The ship sails 11-day itineraries between Siem Reap, Cambodia, and Ho Chi Minh City, Vietnam, from August to April. Its shallow draft allows it to navigate Cambodia’s vast Tonle Sap Lake and river (a tributary of the Mekong) later into the season than many other river vessels. With dimensions of 213 feet in length and 43 feet in width, Indochine II can pass through the Cho Gao Canal in Ho Chi Minh City. This means that passengers can overnight on board at the beginning or end of a cruise for easy access to the bustling Vietnamese city, a perk not offered by the majority of other cruise lines in the region.
Indochine II’s maiden voyage, which began in September 2017 in Phnom Penh, was not without hiccups. The cruise director exhibited signs of distress. (Management, take note: She could use an assistant!) As the trip began, the cruise director was still brushing up on her English after having recently transferred from a CroisiEurope ship in Russia. And some fundamental procedures, such as scheduling spa appointments or reporting cabin malfunctions, did not appear to be in place.
However, the majority Cambodian crew is accommodating and friendly. And shore excursions are led by local, knowledgeable, professional guides. With years of experience in the region, CroisiEurope is well-equipped to move quickly past any initial hiccups and provide a stylish and comfortable means of exploring Southeast Asia.
CroisiEurope, a family-owned business, caters to an international clientele. Given that it is a French company, however, it is not surprising that roughly half of its customers are French. However, crew members who interact with passengers communicate exclusively in English.
The majority of guests are between 60 and 75 years old, with the majority being Baby Boomers and their seniors. On Asia-bound itineraries, however, passengers are typically more physically active. To fully appreciate this cruise, you must be able to confidently traverse rocky, uneven terrain, climb in and out of tuk-tuks (motorized rickshaws), and board small boats for some excursions.
Indochine II Dress Code
Daytime attire is strictly casual, and in the humid climate of the Mekong, lightweight, breathable clothing is recommended. Dinner attire is somewhat formal, but you do not need to bring finery. Sundresses, skirts, or cotton pants are the most formal attire for women, while nice slacks and button-down shirts are the most formal attire for men. Pack modest clothing when visiting a temple. In certain locations, notably, Angor Wat, shoulders and knees must be covered; tying a scarf or sarong around your shoulders or waist will not suffice. At temple sites, you will be climbing over stones and walking on uneven ground, so sensible footwear is essential. Since the rainy season (May to November) can bring sudden, torrential downpours, it is a good idea to bring along waterproof footwear.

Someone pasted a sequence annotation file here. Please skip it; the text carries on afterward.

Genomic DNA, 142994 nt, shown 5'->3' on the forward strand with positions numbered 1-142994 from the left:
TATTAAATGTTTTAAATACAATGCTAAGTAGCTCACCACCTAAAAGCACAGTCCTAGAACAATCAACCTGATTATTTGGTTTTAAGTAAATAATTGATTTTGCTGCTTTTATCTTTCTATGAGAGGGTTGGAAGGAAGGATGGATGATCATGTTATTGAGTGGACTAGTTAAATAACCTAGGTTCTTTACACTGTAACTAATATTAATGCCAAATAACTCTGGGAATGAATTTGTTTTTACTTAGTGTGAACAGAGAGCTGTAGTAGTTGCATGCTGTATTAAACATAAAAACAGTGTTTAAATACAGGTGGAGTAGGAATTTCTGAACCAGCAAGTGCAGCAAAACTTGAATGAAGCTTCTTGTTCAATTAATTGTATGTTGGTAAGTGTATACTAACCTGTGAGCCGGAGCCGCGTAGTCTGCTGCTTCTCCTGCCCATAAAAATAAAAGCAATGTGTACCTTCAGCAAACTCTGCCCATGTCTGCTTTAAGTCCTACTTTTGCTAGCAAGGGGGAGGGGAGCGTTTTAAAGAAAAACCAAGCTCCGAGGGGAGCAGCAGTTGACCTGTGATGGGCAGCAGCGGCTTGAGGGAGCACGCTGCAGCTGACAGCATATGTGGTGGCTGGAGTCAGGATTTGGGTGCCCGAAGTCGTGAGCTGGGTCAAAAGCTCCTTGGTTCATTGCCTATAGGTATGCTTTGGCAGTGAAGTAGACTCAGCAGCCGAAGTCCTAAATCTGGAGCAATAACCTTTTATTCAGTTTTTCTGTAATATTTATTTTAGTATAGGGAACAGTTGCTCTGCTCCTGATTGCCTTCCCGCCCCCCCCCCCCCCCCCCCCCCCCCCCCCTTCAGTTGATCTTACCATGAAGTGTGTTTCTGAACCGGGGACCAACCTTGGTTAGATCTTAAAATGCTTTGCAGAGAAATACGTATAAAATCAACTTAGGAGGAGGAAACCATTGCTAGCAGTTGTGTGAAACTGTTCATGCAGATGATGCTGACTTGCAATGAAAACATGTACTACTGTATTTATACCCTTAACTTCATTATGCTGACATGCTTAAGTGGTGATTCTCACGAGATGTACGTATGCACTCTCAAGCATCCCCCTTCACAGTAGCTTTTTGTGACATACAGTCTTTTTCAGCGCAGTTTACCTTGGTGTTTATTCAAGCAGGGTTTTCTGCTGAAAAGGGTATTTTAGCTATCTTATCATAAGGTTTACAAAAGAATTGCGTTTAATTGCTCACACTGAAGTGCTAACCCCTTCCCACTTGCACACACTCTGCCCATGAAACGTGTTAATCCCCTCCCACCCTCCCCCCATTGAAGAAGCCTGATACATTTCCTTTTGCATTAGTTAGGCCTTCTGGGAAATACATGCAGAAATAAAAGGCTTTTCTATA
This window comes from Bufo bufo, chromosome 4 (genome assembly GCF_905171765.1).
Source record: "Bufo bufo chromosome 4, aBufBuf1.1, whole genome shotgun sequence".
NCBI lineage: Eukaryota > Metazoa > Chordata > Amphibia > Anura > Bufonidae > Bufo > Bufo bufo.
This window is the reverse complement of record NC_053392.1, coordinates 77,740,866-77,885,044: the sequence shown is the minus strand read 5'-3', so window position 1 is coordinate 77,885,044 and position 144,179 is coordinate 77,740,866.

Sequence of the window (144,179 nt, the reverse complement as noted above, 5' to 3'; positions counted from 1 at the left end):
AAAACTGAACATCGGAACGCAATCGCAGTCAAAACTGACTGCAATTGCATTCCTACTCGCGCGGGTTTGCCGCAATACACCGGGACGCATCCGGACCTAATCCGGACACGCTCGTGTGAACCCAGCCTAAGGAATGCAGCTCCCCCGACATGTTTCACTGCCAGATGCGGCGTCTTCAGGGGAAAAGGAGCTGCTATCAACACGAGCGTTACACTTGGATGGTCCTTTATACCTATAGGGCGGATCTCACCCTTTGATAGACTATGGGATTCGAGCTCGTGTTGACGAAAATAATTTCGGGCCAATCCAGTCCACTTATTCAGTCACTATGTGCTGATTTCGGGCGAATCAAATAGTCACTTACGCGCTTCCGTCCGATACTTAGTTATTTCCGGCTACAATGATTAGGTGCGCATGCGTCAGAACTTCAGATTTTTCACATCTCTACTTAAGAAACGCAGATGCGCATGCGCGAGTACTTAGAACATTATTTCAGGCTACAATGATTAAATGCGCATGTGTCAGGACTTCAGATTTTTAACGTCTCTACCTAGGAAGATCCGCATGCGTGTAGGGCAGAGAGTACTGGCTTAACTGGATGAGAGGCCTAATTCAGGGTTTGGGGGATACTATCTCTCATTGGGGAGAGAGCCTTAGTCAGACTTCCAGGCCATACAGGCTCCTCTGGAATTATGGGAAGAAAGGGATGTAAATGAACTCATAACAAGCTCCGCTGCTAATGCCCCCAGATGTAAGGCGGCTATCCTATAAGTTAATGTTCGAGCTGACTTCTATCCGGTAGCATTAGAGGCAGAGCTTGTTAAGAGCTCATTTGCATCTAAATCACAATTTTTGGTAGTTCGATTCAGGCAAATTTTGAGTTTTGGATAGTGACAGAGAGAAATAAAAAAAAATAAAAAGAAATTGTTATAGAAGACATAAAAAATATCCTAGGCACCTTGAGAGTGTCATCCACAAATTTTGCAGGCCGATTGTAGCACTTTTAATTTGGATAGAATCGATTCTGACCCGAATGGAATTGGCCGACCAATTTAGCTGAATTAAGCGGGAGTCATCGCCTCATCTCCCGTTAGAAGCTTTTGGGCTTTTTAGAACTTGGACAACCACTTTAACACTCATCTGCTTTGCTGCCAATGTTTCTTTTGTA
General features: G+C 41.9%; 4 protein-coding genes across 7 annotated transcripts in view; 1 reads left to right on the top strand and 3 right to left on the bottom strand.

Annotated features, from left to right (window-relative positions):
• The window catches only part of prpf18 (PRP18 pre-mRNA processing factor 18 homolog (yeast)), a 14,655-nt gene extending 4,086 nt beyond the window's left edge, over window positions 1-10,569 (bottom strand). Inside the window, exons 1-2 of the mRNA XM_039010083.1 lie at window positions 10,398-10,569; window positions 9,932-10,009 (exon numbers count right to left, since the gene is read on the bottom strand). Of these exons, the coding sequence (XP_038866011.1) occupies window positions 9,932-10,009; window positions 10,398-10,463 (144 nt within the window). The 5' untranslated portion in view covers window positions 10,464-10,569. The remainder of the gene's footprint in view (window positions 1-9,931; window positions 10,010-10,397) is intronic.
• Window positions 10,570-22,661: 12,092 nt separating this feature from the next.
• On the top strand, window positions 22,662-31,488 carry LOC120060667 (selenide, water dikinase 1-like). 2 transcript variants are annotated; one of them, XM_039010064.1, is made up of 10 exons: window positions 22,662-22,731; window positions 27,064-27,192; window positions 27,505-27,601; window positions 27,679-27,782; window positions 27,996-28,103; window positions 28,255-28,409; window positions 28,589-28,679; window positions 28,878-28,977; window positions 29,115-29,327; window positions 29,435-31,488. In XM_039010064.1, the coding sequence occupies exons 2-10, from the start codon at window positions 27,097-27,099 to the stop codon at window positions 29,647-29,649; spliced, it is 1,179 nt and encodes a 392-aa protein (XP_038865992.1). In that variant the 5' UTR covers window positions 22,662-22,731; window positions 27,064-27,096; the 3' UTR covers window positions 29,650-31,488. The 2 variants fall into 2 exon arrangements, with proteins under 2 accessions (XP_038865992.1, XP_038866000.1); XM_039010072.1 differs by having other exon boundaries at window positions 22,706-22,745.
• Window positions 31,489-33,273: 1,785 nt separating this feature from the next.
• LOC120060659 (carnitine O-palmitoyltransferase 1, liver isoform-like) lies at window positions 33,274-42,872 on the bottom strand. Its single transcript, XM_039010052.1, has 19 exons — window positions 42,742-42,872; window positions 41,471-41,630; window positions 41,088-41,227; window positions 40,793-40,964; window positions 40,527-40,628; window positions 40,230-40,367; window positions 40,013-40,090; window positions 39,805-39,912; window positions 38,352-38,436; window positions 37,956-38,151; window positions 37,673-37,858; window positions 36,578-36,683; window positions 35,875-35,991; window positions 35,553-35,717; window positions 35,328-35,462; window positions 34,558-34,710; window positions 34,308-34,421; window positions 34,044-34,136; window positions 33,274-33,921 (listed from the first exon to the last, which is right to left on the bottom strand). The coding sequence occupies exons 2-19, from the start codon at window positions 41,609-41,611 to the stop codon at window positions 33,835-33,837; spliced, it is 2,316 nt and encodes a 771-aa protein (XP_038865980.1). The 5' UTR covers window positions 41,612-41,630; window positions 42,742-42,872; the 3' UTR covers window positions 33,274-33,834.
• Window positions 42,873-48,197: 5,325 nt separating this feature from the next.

CroisiEurope is proud to offer all-inclusive packages at competitive prices. Therefore, the cruise fare includes shore excursions and gratuities to shipboard staff. Gratuities for tour guides and drivers are not included. To expedite the tipping process, the cruise director will collect gratuities at the beginning of the cruise (suggested amount of $30 per person for an 11-day itinerary) and distribute them throughout the journey. (A small cash donation is a kind gesture at temples and pagodas.)
On the Sun Deck, coffee, tea, and cold bottled water are always available. Additionally, bottled water is provided in the cabins. One complimentary beer, mineral water, or soft drink is provided at lunch and dinner.
Wi-Fi is free in the ship’s public areas, but it is not always quick or reliable.
The onboard currency is the United States dollar, which is also Cambodia’s preferred currency. In Vietnam, the dong is the official currency, although some larger shops may accept U.S. dollars for a fee. In Vietnam’s off-the-beaten-path locations, it is advisable to carry local currency.
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